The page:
A Sporting Chance: An Independent Review of Sport in Justice
Jack Merritt, about 4 weeks ago
Last week the government published an independent report into the positive impact that sport can have in prisons, written by Professor Rosie Meek of Royal Holloway, London. This week's blog explores some of the findings of the report, and discusses some of the fantastic sports-based programmes already running in prison it highlights.
In my role I saw first-hand how sport - and the relationships which sport can foster - could motivate young men with complex offending histories, some with especially challenging and disruptive behaviour, to change their attitudes, behaviour and lifestyles and access the support they needed in order to do so
- Professor Rosie Meek.
The report highlights a number of benefits that sport in prison can produce, as well as providing examples of good practice and identifying 12 recommendations to improve prisons through sport.
Professor Meek explains that the benefits of regular exercise in the promotion of psychological wellbeing, as well as physical health, are well understood. Sport can have the capacity to reduce depression and anxiety as well as promoting social inclusion and community cohesion.
I'm here for 5 years, but I've got more than 5 years added onto the end of my life, I'm a lot fitter, I've definitely seen the benefits.
- adult male prisoner.
Meek also found a link between sport and physical activity and other important aspects of prison rehabilitation such as education and employment. In a small number of establishments she found that gym-based team-building sessions were used during new education classes. Sports-based qualifications can be an important transition for offenders from prison to desistance from crime and employment.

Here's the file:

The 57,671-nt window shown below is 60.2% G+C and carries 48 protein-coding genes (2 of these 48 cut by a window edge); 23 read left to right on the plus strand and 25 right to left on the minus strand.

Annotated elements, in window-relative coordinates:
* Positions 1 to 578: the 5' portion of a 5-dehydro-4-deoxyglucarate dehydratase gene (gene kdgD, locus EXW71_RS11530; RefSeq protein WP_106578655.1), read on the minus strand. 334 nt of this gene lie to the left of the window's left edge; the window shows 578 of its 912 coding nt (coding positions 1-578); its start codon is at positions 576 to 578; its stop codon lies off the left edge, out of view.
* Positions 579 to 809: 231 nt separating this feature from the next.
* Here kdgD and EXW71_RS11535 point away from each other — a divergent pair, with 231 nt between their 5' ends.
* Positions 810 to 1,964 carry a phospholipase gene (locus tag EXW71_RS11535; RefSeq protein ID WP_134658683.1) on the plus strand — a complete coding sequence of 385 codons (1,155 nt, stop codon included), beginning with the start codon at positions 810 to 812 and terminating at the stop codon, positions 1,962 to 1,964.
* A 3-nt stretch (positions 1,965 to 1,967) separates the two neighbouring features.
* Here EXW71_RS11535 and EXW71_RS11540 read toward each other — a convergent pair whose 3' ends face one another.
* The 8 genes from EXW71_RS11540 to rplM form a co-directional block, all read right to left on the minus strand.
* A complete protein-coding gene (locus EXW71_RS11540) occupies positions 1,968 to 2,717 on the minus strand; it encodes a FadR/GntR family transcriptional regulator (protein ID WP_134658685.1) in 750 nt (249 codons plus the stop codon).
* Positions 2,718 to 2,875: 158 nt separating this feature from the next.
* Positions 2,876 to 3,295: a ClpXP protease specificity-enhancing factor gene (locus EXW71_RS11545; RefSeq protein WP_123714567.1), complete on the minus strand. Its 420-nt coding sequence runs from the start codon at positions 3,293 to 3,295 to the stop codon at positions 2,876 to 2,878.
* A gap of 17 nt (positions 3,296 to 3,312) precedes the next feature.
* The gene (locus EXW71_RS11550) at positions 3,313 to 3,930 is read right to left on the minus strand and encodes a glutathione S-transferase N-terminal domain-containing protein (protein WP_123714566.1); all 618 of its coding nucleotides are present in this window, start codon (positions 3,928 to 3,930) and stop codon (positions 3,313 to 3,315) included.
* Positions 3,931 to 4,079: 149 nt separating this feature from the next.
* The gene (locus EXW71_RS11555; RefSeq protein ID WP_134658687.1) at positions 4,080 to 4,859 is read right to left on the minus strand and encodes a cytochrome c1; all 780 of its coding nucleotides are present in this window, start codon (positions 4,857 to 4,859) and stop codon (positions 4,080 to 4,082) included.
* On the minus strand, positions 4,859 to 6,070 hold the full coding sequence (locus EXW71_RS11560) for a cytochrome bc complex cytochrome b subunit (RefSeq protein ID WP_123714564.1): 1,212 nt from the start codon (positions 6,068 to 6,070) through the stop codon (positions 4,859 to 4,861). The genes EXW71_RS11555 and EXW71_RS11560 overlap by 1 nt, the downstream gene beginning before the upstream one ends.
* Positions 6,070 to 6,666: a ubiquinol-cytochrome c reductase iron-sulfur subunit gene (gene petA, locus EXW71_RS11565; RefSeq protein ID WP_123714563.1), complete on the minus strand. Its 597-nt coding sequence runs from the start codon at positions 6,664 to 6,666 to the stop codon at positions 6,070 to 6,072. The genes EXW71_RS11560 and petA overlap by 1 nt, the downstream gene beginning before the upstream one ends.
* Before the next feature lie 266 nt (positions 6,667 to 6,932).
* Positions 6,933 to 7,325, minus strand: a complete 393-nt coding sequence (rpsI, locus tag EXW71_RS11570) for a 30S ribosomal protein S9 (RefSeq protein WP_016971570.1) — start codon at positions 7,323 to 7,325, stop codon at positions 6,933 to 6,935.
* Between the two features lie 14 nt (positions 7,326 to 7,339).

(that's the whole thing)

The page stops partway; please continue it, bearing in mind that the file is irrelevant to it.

John McAvoy was serving two life sentences when he discovered his skill for sport, prompted by taking part in a one million metre indoor rowing charity contest in HMP Lowdham Grange. With the support of a PE Instructor he was soon a multiple world record holder, breaking British and world indoor rowing records.
Professor Meek also urges the Ministry of Justice to re-consider their national policy that bans martial arts and boxing within prisons. Where these courses are offered (in some Secure Children's Homes and Secure Training Centres) they have been well received and highly valued, both for their behaviour management qualities and as a vehicle to facilitate education, discipline and communication.
Profile - Fight for Peace
Fight for Peace is an international organisation that combines boxing and martial arts with mentoring, education and personal development. In a 2015 evaluation of their London-based project, ex-offender participants reported being not only less likely to engage in crime (substantiated with follow up re-conviction data), but also less likely to engage in gang-related activities or carry a weapon.